Uh-Oh! The CRA Could Tax Your TFSA if You Make These 3 Mistakes

TFSA users shouldn’t be paying taxes if the account is properly managed. Instead of storing cash, invest in National Bank of Canada stock to realize your TFSA’s full potential.

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Taxes have no place in a Tax-Free Savings Account (TFSA) in Canada. The investment vehicle was created in 2009 primarily to encourage Canadians to secure their financial well-being.

A TFSA user can set aside money to contribute to the account every year to build wealth or grow a retirement fund. If you hold income-producing assets inside it, you can witness tax-free money growth for years or even throughout your lifetime. No savings account can match this unique feature. However, some users make mistakes that could be costly or defeat the TFSA’s real purpose.

1. Abide by the golden rule

The golden rule when managing a TFSA is to abide by the Canada Revenue Agency’s (CRA) annual contribution limit. The tax agency usually announces the new limit every November. Don’t overcontribute to prevent the CRA from imposing a penalty tax.

When you go beyond the set contribution limit, the penalty is 1% per month of the excess amount. You can avoid incurring the needless tax by withdrawing the entire overcontribution amount. If not, the charge will only stop until the new TFSA contribution room absorbs the overcontribution amount in the following years.

2. Stick to TSX stocks

Many TFSA users don’t invest in top American stocks, even if the CRA allows them. There are tax consequences if you plan to diversify and include U.S. stocks in your TFSA portfolio. All dividends or income derived from foreign assets are subject to a 15% withholding tax.

Should you insist on buying American stocks, hold them in your Registered Retirement Savings Plan (RRSP) instead. The IRS considers the RRSP as a registered plan but not the TFSA.

3. Storing cash isn’t the right way

The CRA will not prohibit you from storing cash in your TFSA. However, you defeat the very purpose of this unique account if hard cash is your primary holding. Cash is king, but in a TFSA, it’s not. Your TFSA isn’t a traditional savings account. Leave some cash but put in more income-producing assets to earn better returns.

Super-regional bank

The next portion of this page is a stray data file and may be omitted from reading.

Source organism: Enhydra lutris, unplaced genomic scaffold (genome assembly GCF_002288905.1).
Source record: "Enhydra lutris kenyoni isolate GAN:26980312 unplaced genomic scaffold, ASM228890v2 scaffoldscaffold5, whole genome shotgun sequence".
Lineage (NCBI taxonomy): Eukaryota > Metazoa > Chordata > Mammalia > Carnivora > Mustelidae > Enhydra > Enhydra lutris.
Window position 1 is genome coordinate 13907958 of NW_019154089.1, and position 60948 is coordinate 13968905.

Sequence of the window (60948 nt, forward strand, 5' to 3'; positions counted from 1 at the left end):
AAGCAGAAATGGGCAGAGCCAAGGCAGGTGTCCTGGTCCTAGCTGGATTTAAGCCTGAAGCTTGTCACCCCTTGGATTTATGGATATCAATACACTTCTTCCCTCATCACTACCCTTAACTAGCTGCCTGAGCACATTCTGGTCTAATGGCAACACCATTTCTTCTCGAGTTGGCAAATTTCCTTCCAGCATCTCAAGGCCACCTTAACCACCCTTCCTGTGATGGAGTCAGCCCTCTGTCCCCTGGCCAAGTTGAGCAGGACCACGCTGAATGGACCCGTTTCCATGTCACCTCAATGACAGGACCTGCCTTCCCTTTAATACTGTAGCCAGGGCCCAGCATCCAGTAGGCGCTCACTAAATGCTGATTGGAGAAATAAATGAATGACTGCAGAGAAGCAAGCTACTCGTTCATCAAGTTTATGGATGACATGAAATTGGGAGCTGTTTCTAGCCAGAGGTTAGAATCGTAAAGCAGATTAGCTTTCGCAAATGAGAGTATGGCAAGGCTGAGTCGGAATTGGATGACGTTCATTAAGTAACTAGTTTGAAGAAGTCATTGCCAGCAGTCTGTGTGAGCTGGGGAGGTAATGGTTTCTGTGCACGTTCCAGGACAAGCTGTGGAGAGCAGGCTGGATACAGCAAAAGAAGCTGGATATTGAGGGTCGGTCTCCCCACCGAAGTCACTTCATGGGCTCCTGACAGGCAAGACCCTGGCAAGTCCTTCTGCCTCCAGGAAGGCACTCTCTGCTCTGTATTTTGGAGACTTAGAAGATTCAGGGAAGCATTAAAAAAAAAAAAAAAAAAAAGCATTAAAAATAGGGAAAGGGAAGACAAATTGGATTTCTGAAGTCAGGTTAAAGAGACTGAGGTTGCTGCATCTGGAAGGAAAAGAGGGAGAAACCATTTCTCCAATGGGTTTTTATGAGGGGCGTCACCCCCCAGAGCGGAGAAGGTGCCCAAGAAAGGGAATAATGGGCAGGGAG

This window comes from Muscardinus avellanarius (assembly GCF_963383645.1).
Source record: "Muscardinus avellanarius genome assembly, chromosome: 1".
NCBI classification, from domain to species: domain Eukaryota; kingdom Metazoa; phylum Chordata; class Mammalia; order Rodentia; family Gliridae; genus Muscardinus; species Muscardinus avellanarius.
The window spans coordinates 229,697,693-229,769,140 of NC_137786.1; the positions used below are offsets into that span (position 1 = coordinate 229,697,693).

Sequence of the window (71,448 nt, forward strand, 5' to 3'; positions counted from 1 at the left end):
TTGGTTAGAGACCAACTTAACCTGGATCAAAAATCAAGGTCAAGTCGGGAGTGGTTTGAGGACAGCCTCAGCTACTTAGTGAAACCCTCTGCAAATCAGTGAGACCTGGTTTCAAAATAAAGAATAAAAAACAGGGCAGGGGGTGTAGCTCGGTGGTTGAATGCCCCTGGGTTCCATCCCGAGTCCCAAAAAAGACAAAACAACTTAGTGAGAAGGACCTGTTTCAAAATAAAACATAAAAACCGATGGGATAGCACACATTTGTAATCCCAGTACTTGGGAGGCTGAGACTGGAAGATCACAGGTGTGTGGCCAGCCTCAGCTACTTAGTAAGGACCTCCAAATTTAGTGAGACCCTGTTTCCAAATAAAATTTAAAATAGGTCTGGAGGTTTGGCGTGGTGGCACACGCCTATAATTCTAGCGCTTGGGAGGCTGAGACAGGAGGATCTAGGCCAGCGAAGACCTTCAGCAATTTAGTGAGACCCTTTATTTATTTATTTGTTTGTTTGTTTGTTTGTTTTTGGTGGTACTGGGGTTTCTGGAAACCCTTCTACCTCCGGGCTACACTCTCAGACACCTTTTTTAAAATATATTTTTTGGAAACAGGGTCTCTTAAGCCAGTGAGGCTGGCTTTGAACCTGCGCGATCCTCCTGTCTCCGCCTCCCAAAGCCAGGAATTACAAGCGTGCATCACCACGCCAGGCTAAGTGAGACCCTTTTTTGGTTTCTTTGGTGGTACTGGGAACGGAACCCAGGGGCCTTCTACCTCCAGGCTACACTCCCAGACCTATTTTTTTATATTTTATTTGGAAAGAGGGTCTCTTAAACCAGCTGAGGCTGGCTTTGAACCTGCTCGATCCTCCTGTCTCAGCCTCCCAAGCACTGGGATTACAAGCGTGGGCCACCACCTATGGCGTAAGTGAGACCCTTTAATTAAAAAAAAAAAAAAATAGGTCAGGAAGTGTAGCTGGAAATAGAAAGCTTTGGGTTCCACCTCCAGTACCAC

If I were to fortify my TFSA and ensure long-term, tax-free money growth, I would use my cash to invest in National Bank of Canada (TSX:NA). The sixth-largest bank in Canada is a reliable income stock, like the Big Five banks.

At $86.64 per share, the dividend yield is a decent 3.28%. The quarterly dividends should be safe, given the less than 50% payout ratio. Management has raised its dividends for 10 consecutive calendar years at more than 6% annually. The feat makes National Bank a true-blue Dividend Aristocrat.

National Bank rules in Quebec. The province accounts for more than 60% of the bank’s is total revenues. Other provinces contribute 25%, while the international markets deliver the remaining 15%. Investors consider this $29.18 billion integrated financial service provider as a super-regional bank.

More cash flows

Other eligible investments in your TFSA are bonds, mutual funds, ETFs, and GICs. You can mix them all in one basket along with your dividend stocks. There are risks in each one, although they can produce more cash flows than cash itself.

This article represents the opinion of the writer, who may disagree with the “official” recommendation position of a Motley Fool premium service or advisor. We’re Motley! Questioning an investing thesis — even one of our own — helps us all think critically about investing and make decisions that help us become smarter, happier, and richer, so we sometimes publish articles that may not be in line with recommendations, rankings or other content.

Fool contributor Christopher Liew has no position in any of the stocks mentioned.

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